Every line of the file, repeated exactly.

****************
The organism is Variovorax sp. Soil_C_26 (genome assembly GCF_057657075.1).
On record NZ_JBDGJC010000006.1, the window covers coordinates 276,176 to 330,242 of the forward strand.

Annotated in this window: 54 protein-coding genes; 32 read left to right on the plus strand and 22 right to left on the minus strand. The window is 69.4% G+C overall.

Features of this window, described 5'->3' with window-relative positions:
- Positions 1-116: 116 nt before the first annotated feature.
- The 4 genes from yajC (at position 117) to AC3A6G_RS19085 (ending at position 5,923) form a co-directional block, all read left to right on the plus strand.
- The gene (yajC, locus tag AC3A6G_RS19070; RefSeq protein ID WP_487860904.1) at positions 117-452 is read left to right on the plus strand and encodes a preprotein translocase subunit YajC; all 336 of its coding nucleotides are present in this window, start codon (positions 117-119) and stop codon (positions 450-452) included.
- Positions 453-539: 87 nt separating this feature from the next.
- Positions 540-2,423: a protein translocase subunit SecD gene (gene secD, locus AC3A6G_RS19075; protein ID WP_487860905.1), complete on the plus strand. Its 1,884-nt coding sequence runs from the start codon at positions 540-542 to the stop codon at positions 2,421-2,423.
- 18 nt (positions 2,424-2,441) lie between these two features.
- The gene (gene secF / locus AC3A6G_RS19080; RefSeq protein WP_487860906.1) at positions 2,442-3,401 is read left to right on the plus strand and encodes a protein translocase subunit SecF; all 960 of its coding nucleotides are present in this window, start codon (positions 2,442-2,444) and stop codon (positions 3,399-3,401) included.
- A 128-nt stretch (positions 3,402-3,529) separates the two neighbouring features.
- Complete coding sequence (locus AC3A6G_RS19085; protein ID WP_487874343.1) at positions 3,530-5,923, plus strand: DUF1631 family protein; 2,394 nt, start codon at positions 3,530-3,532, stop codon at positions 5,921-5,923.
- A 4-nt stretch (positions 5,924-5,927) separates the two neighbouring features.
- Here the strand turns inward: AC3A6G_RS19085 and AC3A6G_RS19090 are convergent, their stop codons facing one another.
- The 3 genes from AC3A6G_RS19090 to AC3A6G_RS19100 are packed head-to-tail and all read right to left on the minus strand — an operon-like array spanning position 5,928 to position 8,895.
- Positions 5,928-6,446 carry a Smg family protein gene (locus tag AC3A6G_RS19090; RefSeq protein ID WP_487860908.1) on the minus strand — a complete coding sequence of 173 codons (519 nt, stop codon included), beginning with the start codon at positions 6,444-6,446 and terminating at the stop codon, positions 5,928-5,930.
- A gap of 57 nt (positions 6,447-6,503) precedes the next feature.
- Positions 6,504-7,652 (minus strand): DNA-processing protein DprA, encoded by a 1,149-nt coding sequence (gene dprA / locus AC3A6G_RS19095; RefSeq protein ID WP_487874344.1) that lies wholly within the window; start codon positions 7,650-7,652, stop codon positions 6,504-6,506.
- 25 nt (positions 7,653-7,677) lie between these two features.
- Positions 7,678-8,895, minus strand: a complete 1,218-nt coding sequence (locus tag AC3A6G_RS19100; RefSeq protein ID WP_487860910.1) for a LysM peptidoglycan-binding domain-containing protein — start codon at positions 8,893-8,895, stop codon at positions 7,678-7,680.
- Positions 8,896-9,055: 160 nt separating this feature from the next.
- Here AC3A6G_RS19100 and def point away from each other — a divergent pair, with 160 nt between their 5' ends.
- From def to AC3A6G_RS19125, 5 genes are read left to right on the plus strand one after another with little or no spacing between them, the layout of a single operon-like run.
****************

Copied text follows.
The organism is Variovorax sp. Soil_C_26 (genome assembly GCF_057657075.1).
On record NZ_JBDGJC010000006.1, the window covers coordinates 276,176 to 330,242 of the forward strand.

Annotated in this window: 54 protein-coding genes; 32 read left to right on the plus strand and 22 right to left on the minus strand. The window is 69.4% G+C overall.

Features of this window, described 5'->3' with window-relative positions:
- Positions 1-116: 116 nt before the first annotated feature.
- The 4 genes from yajC (at position 117) to AC3A6G_RS19085 (ending at position 5,923) form a co-directional block, all read left to right on the plus strand.
- The gene (yajC, locus tag AC3A6G_RS19070; RefSeq protein ID WP_487860904.1) at positions 117-452 is read left to right on the plus strand and encodes a preprotein translocase subunit YajC; all 336 of its coding nucleotides are present in this window, start codon (positions 117-119) and stop codon (positions 450-452) included.
- Positions 453-539: 87 nt separating this feature from the next.
- Positions 540-2,423: a protein translocase subunit SecD gene (gene secD, locus AC3A6G_RS19075; protein ID WP_487860905.1), complete on the plus strand. Its 1,884-nt coding sequence runs from the start codon at positions 540-542 to the stop codon at positions 2,421-2,423.
- 18 nt (positions 2,424-2,441) lie between these two features.
- The gene (gene secF / locus AC3A6G_RS19080; RefSeq protein WP_487860906.1) at positions 2,442-3,401 is read left to right on the plus strand and encodes a protein translocase subunit SecF; all 960 of its coding nucleotides are present in this window, start codon (positions 2,442-2,444) and stop codon (positions 3,399-3,401) included.
- A 128-nt stretch (positions 3,402-3,529) separates the two neighbouring features.
- Complete coding sequence (locus AC3A6G_RS19085; protein ID WP_487874343.1) at positions 3,530-5,923, plus strand: DUF1631 family protein; 2,394 nt, start codon at positions 3,530-3,532, stop codon at positions 5,921-5,923.
- A 4-nt stretch (positions 5,924-5,927) separates the two neighbouring features.
- Here the strand turns inward: AC3A6G_RS19085 and AC3A6G_RS19090 are convergent, their stop codons facing one another.
- The 3 genes from AC3A6G_RS19090 to AC3A6G_RS19100 are packed head-to-tail and all read right to left on the minus strand — an operon-like array spanning position 5,928 to position 8,895.
- Positions 5,928-6,446 carry a Smg family protein gene (locus tag AC3A6G_RS19090; RefSeq protein ID WP_487860908.1) on the minus strand — a complete coding sequence of 173 codons (519 nt, stop codon included), beginning with the start codon at positions 6,444-6,446 and terminating at the stop codon, positions 5,928-5,930.
- A gap of 57 nt (positions 6,447-6,503) precedes the next feature.
- Positions 6,504-7,652 (minus strand): DNA-processing protein DprA, encoded by a 1,149-nt coding sequence (gene dprA / locus AC3A6G_RS19095; RefSeq protein ID WP_487874344.1) that lies wholly within the window; start codon positions 7,650-7,652, stop codon positions 6,504-6,506.
- 25 nt (positions 7,653-7,677) lie between these two features.
- Positions 7,678-8,895, minus strand: a complete 1,218-nt coding sequence (locus tag AC3A6G_RS19100; RefSeq protein ID WP_487860910.1) for a LysM peptidoglycan-binding domain-containing protein — start codon at positions 8,893-8,895, stop codon at positions 7,678-7,680.
- Positions 8,896-9,055: 160 nt separating this feature from the next.
- Here AC3A6G_RS19100 and def point away from each other — a divergent pair, with 160 nt between their 5' ends.
- From def to AC3A6G_RS19125, 5 genes are read left to right on the plus strand one after another with little or no spacing between them, the layout of a single operon-like run.